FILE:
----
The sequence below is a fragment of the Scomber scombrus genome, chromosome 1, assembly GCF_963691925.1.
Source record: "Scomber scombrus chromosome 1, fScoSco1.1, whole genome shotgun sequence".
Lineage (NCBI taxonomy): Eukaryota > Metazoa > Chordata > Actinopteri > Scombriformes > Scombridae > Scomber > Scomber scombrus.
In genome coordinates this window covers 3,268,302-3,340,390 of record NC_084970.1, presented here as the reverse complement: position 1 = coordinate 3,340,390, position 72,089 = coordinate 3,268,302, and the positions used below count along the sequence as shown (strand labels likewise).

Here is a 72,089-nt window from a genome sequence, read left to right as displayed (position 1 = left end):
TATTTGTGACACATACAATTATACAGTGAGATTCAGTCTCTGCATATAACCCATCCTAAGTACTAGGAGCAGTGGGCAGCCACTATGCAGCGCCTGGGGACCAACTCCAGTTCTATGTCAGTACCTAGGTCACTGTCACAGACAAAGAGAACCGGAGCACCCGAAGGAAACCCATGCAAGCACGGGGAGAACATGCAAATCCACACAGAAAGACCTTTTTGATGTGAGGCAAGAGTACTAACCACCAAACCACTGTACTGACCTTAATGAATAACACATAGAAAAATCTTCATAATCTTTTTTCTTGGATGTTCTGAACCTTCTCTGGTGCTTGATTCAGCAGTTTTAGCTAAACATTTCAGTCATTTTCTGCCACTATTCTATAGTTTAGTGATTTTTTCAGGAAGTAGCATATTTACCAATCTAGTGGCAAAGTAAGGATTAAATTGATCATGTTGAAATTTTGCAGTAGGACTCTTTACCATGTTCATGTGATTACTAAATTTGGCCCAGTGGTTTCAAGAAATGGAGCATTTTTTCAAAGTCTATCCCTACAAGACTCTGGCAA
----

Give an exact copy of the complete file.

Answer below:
The sequence below is a fragment of the Scomber scombrus genome, chromosome 1, assembly GCF_963691925.1.
Source record: "Scomber scombrus chromosome 1, fScoSco1.1, whole genome shotgun sequence".
Lineage (NCBI taxonomy): Eukaryota > Metazoa > Chordata > Actinopteri > Scombriformes > Scombridae > Scomber > Scomber scombrus.
In genome coordinates this window covers 3,268,302-3,340,390 of record NC_084970.1, presented here as the reverse complement: position 1 = coordinate 3,340,390, position 72,089 = coordinate 3,268,302, and the positions used below count along the sequence as shown (strand labels likewise).

Here is a 72,089-nt window from a genome sequence, read left to right as displayed (position 1 = left end):
TATTTGTGACACATACAATTATACAGTGAGATTCAGTCTCTGCATATAACCCATCCTAAGTACTAGGAGCAGTGGGCAGCCACTATGCAGCGCCTGGGGACCAACTCCAGTTCTATGTCAGTACCTAGGTCACTGTCACAGACAAAGAGAACCGGAGCACCCGAAGGAAACCCATGCAAGCACGGGGAGAACATGCAAATCCACACAGAAAGACCTTTTTGATGTGAGGCAAGAGTACTAACCACCAAACCACTGTACTGACCTTAATGAATAACACATAGAAAAATCTTCATAATCTTTTTTCTTGGATGTTCTGAACCTTCTCTGGTGCTTGATTCAGCAGTTTTAGCTAAACATTTCAGTCATTTTCTGCCACTATTCTATAGTTTAGTGATTTTTTCAGGAAGTAGCATATTTACCAATCTAGTGGCAAAGTAAGGATTAAATTGATCATGTTGAAATTTTGCAGTAGGACTCTTTACCATGTTCATGTGATTACTAAATTTGGCCCAGTGGTTTCAAGAAATGGAGCATTTTTTCAAAGTCTATCCCTACAAGACTCTGGCAA